03. Out Of Nowhere
04. Lord I'm Comin' Round
05. Good Inside
07. I Do Believe
Aashish Khan - Sarod
Zakir Hussain - Tabla, Dholak, Naal
Neil Seidel - Lead Guitar
Steve Haehl - Lead Vocal, Guitar
Steve Leach - Vocal, Bass
Frank Lupica - Drums
Pranesh Khan - Tabla, Naal
For a brief period in the late ’60s, Indian music seemed on the verge of crossing over into the Western pop mainstream. Rock bands ranging from the Rolling Stones to the Lemon Pipers began incorporating Indian instruments like the sitar and the tabla as colorful, sometimes sinister, accents to their songs. George Harrison collaborated with musicians from the subcontinent on Beatles tracks like “Love You To” and “Within You Without You,” as well as his soundtrack to the 1968 film Wonderwall. Sitar legend Ravi Shankar, familiar to hip Western audiences since the late ’50s, became a genuine star, collaborating with scores of rockers and playing Monterey Pop and Woodstock.
While Western musicians often used Indian motifs superficially, to inject a touch of the exotic or the worldly into otherwise straightforward pop, there were exceptions. One of these was the short-lived band Shanti, whose sole release, their 1971 self-titled album, has now been reissued on CD for the first time by Real Gone Music. Shanti (from the Sanskrit for “inner peace”) comprised young Indian musicians Aashish Khan (sarod) and Zakir Hussain (tabla, dholak, and naal), as well as the California-based Neil Seidel (lead guitar), Steve Haehl (lead vocal and guitar), Steve Leach (vocal and bass), and Frank Lupica (drums), whose backgrounds were in rock and jazz.
According to Seidel, speaking to Richie Unterberger in the liner notes for the reissue, Khan and Hussain viewed Shanti as a vehicle “to showcase the beauty of Indian music and promote it to the world.” The band would be “a mainstream pop thing with an Indian hook,” accessible to Western audiences primed by years of psych-pop with Eastern overtones. Khan and Hussain, the latter barely out of his teens, had already begun to develop reputations in their homeland, but both they and the American musicians were unknown in the States. They had an ally, however, in Richard Bock, a respected producer and co-founder of Pacific Jazz Records. Bock (who, incidentally, had previously recorded Hussain’s father Alla Rakha on a 1968 album with Buddy Rich) produced Shanti and helped the group get signed to Atlantic Records.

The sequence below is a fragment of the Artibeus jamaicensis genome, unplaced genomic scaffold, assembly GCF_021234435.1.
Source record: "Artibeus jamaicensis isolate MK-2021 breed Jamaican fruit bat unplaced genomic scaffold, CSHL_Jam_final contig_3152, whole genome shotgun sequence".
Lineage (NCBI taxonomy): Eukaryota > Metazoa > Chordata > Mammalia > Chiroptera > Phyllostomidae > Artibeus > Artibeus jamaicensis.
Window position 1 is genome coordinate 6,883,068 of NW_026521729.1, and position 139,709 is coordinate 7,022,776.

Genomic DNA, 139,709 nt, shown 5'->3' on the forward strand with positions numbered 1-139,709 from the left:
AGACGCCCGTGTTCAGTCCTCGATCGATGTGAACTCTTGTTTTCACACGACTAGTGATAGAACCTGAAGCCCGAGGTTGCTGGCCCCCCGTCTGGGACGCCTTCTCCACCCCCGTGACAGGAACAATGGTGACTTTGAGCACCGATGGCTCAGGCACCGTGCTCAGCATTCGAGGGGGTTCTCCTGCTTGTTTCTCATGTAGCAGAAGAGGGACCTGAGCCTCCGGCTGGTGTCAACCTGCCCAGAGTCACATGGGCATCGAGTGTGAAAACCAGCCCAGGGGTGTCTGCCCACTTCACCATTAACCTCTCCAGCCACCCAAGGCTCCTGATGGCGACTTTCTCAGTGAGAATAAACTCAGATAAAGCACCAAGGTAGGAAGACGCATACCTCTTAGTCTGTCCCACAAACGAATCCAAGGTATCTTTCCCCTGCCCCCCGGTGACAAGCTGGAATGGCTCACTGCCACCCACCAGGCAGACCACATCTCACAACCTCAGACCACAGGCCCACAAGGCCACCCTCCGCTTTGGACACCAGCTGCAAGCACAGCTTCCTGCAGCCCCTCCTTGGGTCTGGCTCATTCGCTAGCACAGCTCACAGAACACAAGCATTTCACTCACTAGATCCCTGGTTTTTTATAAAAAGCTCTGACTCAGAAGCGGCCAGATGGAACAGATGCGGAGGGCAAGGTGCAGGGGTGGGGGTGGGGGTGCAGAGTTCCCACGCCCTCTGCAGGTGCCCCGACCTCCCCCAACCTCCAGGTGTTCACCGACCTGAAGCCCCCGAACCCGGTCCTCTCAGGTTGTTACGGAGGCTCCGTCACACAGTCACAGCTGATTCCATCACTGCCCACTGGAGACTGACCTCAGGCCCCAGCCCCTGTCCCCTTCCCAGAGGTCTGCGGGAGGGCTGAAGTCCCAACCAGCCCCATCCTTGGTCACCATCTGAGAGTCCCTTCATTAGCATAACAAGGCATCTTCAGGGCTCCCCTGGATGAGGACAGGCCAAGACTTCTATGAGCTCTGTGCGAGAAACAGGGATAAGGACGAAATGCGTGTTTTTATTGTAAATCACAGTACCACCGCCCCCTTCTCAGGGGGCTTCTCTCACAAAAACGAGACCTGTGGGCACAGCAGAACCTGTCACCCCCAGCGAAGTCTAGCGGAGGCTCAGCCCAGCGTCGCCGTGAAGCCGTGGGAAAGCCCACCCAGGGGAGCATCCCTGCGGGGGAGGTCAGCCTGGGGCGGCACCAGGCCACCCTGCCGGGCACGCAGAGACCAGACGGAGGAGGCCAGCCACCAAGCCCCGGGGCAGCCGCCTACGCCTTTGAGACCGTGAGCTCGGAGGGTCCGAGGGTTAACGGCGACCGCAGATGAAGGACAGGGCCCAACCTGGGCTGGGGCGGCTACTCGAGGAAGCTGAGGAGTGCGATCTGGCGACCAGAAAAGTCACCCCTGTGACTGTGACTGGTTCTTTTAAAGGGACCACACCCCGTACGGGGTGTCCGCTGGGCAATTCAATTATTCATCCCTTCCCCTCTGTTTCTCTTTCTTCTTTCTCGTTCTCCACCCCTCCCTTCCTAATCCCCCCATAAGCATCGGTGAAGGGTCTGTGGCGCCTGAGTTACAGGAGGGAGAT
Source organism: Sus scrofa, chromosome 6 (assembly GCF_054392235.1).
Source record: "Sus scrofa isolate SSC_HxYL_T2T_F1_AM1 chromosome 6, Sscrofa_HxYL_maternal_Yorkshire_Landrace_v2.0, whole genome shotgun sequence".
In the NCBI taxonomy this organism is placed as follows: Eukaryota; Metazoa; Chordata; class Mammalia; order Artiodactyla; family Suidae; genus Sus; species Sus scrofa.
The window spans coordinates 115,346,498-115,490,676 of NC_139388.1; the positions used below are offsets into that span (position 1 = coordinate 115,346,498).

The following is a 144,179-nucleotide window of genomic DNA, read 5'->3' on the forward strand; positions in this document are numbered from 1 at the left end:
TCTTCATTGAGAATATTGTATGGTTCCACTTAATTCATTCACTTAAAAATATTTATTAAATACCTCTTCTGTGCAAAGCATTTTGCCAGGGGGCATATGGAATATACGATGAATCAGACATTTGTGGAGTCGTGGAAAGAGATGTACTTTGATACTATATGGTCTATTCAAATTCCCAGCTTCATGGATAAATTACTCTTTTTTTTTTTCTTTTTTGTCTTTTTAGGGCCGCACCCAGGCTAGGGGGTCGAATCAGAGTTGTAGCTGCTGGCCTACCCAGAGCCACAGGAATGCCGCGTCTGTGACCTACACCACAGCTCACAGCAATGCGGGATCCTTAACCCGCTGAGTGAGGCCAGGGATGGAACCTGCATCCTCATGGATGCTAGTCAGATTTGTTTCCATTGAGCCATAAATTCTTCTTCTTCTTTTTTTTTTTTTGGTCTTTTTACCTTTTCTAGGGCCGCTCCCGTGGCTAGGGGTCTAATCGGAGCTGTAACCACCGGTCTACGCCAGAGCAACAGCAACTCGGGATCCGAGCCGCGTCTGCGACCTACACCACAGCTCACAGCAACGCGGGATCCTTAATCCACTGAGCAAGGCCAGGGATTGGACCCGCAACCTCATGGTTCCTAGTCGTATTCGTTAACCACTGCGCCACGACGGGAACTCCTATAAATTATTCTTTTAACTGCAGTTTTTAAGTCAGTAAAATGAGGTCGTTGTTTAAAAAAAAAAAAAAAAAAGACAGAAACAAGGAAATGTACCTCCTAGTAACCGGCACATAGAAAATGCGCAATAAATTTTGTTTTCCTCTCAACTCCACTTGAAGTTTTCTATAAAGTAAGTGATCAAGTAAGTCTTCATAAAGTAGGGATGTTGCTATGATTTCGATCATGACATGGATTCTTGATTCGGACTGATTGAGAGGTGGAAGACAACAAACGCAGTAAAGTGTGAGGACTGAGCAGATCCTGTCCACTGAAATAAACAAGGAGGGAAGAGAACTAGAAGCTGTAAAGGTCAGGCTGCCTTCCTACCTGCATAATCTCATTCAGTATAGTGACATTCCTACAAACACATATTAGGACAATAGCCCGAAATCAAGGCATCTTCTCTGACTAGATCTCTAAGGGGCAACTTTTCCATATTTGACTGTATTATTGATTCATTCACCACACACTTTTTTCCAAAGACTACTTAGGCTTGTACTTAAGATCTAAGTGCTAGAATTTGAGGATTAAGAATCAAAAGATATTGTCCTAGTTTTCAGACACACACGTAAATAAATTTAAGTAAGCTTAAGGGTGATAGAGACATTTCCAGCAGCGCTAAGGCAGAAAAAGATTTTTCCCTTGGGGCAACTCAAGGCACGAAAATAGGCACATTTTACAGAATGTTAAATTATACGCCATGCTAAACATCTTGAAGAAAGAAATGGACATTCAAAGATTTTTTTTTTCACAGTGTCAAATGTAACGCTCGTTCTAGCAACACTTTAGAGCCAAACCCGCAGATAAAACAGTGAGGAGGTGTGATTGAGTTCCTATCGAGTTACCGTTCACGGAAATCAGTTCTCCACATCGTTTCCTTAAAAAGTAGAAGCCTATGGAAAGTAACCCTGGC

The songs on the seven-track album that resulted can be divided into three categories. The first includes “Good Inside” and “Lord I’m Comin’ Round,” the songs most steeped in Western pop. Here, the Indian instrumentation is minimized and largely reduced to decoration, as it was on trendy raga-rock records of the era. There’s not much about these records that distinguishes them from any number of West Coast rock bands of the era, whose ’60s psychedelia had begun transmuting into a rootsy, jazzier sound at the turn of the decade (e.g., the Grateful Dead).
The second category comprises pop songs that integrate Western and Eastern sounds in a more cohesive manner. The melody line to “Out of Nowhere” recalls the sort of tonalites characteristic of Indian music, while “I Do Believe” takes a free-form approach to structure and vaguely mystical lyrics (“how many years will it take till we learn / how to love, how the world turns? / it’s all in you”). There’s nothing inherently Indian about the songwriting of “We Want to Be Free,” but the density of the instrumentation sets it apart from the more pop-leaning songs on the record, especially given the prominence of Khan’s sarod, treated almost as a lead guitar.
This blurring of the boundaries between Western and Indian instruments is also a feature of the third categories of tracks on Shanti: a pair of lengthy instrumentals composed by Khan. These are the least pop-centric tracks on the record, instead foregrounding traditional Indian sounds and approaches. Even so, there’s a conscious effort to integrate both Western and Eastern styles. The focus is on the Indian instruments for most of “Innocence,” but they’re joined at times by the rock rhythm section, and Seidel adds a country-rock guitar solo in the middle of the song. On the virtuosic showcase “Shanti,” the lead guitar doubles the Indian motif in places, while the sarod in turn cycles around a pop hook. Appropriately, as the track that shares the band’s name, it is the most representative of their ethos, showing how these separate styles of music can coexist and intertwine, borrowing from each other without pandering.
This one album proved the only testament of Shanti. Atlantic dropped the group, and no other label picked them up for a second album. (According to Seidel, the group auditioned for Apple Records, on an invitation from George Harrison; Ravi Shankar supposedly convinced Harrison not to sign them.) Khan and Hussain would go on to have successful careers in both India and the US. Hussain in particular has continued pursuing Shanti’s melding of Eastern and Western sounds, collaborating with Mahavishnu Orchestra’s John McLaughlin in Shakti, and the Grateful Dead’s Mickey Hart in a series of projects since the early ‘70s. Even if the concept for Shanti never quite coalesced into a world-uniting pop phenomenon, however, it’s worth seeking out for those moments where its potential is realized, and a glimpse of a new musical world comes into view.